Killer cells deadly for cancer cells: #buthow?
Killer cells are lethal for a tumour, at least in theory. They are part of our immune system, which tries to protect our body from disease. But sometimes these natural killer cells (NK cells) fail. How does that happen exactly, especially with breast cancer? Why is one NK cell effective and another not? These questions are being researched by two Maastricht University PhD candidates, Nicky Beelen and Femke Ehlers. They will soon leave for America for a period, to advance their research and hopefully the treatment of breast cancer as well.
Two PhD candidates, one mission
While Nicky Beelen has been working on her PhD research for about a year, Femke Ehlers hopes to be finished in about a year. Both work in the Departments of Internal Medicine and Transplantation Immunology, both research the functioning of NK cells. It is still a scientific mystery why one NK cell can neutralise a tumour cell and another cannot.
Two laboratories, one mission
The different properties of these cells, their interactions with their environment, their location among other types of cells and more, can be made visible in a laboratory using different colours in one tissue sample. Whereas the UM lab can use three or four colours simultaneously, the lab of Prof. Lisa Coussens in America masters the art of colourings and can use more than twenty simultaneously. That is exactly what Beelen and Ehlers need to improve their research. Conversely, they bring to the table their knowledge about NK cells, which Portland hopes to benefit from.
The TEFAF oncology professor is happy to share her knowledge
Since Lisa Coussens holds the TEFAF oncology chair at UM this year, the PhD candidates at the GROW research school (which houses Maastricht cancer research) were given the opportunity to travel to her lab for a period of time. Originally, the idea was to host one doctoral candidate, but the proposals of both Beelen and Ehlers were so well received that they were both selected to go. In October, Ehlers will go for six months and in January Beelen will go for one year to Portland, in the state of Oregon.
What Nicky Beelen will do in Oregon
Beelen: “They have a large archive of mouse tissue, which has undergone various therapies in the past. There, I will use tissue colouring to investigate how NK cells behave in tumours, and how they are influenced by, for example, chemotherapy and radiation.” In addition, she will be doing research together with the Maastro Clinic in Maastricht, which will focus more on the ‘extracellular vesicles’ that are secreted by tumour cells.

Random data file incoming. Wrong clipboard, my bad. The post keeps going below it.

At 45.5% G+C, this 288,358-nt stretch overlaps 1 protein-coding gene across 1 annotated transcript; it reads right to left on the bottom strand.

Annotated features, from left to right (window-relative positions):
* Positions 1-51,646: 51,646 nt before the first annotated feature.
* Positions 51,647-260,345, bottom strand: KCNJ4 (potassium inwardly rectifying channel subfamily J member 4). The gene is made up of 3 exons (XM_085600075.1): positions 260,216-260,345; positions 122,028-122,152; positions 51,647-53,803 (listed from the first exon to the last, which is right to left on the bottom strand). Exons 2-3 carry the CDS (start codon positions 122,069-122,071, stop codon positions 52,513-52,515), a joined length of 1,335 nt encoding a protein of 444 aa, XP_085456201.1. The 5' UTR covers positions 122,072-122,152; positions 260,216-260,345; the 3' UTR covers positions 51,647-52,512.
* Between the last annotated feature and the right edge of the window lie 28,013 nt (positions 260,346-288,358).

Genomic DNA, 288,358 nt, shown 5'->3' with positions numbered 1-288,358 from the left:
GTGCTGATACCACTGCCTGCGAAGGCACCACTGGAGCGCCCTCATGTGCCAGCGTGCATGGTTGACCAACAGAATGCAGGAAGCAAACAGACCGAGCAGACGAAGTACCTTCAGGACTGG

What Femke Ehlers will do there
In addition to an archive of mouse tissue, the lab in Portland also has a database of breast tumour tissue that has been removed from women with breast cancer. This is what Ehlers will be working on. “This tumour tissue from patients is quite limited, so to get more information out of it with this enhanced marker technique from Professor Coussens' lab is very interesting. We are curious to find out what the NK cells that can enter the tumour look like. How many are able to manage that? And what inhibits some cells from doing their job?”
Why the immune system is so fascinating in relation to cancer
Both were fascinated by the immune system, in combination with cancer, after their master's degrees in Biomedical Sciences in Maastricht. Beelen: “How can you use the human body itself in the fight against cancer? That’s fascinating.” Ehlers elaborates, “It’s always a matter of balance with the immune system—it has to be activated enough to fight disease, but not too much because that leads to autoimmune diseases.
Ultimately, the two PhD candidates hope to contribute to a form of immunotherapy that is still in its infancy for breast cancer, in which extra active NK cells from a donor are injected into a patient who has breast cancer.
Two TEFAF fellowships
Since 2006, the European Fine Art Fair (TEFAF) has been supporting international cooperation in cancer research by funding a special chair in oncology for a guest professor of GROW, UM’s School for Oncology and Developmental Biology. This year, for the first time, fellowship scholarships have been awarded to two GROW PhD candidates. This allows them to do part of their research in the lab of this year's TEFAF professor, Prof. Lisa Coussens of the Oregon Health and Science University’s Knight Cancer Center.